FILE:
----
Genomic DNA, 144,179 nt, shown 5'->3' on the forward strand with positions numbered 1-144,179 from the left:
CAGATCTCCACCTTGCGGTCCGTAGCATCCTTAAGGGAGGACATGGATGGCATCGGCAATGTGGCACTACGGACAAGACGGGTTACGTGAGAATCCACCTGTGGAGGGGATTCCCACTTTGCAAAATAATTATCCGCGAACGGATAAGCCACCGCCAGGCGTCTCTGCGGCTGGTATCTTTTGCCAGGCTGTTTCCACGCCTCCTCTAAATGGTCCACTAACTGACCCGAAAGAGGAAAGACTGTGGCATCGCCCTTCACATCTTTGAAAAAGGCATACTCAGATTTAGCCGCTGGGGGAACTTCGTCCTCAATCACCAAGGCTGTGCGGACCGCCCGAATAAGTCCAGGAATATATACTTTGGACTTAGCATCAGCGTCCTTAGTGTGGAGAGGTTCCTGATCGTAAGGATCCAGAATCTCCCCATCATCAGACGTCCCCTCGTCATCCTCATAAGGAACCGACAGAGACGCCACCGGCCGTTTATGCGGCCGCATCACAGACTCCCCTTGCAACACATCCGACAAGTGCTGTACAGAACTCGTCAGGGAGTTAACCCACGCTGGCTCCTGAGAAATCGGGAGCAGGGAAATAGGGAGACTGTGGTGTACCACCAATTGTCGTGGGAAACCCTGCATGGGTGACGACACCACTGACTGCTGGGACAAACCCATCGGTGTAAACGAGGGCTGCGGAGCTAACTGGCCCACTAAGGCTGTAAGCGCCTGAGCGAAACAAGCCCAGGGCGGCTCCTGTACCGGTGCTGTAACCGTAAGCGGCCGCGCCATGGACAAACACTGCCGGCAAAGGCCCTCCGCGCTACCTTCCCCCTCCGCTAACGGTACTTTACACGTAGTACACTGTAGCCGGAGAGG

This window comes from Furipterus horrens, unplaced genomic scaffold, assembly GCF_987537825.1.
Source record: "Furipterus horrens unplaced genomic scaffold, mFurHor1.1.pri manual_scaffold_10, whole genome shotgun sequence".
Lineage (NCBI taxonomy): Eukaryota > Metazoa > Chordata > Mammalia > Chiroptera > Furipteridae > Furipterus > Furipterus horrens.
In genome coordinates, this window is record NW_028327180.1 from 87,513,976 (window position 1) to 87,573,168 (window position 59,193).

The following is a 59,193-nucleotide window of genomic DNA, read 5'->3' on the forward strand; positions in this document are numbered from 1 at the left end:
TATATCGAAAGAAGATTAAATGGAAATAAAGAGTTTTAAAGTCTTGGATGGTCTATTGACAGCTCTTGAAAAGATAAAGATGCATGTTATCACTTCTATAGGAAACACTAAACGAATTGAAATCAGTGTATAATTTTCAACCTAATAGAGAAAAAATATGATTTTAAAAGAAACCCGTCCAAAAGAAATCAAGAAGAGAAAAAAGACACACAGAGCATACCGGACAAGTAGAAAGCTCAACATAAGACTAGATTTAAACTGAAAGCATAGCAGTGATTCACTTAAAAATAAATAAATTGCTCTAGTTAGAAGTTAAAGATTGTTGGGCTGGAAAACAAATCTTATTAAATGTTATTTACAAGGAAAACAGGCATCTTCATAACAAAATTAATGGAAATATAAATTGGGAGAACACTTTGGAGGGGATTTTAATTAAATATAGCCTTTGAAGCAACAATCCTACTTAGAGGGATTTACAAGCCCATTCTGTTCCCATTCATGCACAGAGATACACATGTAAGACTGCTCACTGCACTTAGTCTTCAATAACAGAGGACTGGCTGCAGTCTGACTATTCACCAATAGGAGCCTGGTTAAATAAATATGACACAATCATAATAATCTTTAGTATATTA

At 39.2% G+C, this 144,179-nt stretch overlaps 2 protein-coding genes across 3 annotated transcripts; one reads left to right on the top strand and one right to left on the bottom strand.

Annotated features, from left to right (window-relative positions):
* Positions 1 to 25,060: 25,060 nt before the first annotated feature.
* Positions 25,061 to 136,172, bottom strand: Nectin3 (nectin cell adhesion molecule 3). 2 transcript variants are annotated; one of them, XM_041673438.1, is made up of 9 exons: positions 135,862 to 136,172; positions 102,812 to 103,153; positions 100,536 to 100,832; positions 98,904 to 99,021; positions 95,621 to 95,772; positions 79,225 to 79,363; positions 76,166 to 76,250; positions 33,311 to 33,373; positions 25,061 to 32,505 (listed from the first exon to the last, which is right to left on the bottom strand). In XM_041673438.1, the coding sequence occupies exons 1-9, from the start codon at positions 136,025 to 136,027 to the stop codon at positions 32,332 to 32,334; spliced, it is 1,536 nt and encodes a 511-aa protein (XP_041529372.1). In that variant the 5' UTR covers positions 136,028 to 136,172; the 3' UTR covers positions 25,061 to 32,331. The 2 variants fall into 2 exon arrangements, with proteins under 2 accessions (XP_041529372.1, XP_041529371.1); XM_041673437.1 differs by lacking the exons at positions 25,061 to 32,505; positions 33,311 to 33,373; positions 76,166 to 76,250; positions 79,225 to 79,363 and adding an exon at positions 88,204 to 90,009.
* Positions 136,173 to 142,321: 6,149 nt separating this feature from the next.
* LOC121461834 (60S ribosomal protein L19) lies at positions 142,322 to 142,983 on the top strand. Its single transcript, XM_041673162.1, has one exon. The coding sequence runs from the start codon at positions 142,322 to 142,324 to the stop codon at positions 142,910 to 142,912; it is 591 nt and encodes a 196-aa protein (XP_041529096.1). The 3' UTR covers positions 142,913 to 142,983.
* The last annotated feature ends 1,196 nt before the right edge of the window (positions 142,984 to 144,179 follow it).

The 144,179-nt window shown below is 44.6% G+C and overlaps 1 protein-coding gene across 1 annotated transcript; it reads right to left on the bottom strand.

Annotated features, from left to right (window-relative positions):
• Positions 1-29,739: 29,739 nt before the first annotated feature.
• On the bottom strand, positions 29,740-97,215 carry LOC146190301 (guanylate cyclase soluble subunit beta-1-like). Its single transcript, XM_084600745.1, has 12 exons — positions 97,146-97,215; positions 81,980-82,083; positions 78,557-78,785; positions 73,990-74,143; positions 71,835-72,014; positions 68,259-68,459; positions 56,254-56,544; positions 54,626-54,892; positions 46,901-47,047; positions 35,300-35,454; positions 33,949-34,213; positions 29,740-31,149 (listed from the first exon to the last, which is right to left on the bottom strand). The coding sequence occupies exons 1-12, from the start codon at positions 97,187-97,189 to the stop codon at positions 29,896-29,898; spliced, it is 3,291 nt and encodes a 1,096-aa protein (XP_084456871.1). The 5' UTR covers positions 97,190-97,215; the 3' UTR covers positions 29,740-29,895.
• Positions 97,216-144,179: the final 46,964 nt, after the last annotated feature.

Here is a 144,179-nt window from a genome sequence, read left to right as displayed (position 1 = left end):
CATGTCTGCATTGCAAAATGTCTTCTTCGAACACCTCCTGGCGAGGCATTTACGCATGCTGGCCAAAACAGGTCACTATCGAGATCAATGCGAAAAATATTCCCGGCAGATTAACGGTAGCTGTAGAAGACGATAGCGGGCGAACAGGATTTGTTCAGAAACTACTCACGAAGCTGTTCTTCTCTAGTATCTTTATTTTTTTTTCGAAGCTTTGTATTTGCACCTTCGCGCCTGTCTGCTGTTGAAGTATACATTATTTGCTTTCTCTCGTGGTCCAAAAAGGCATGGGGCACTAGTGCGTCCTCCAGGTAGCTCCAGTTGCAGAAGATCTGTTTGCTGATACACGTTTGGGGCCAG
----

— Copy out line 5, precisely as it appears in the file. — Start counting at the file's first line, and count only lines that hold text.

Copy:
Lineage (NCBI taxonomy): Eukaryota > Metazoa > Chordata > Mammalia > Chiroptera > Furipteridae > Furipterus > Furipterus horrens.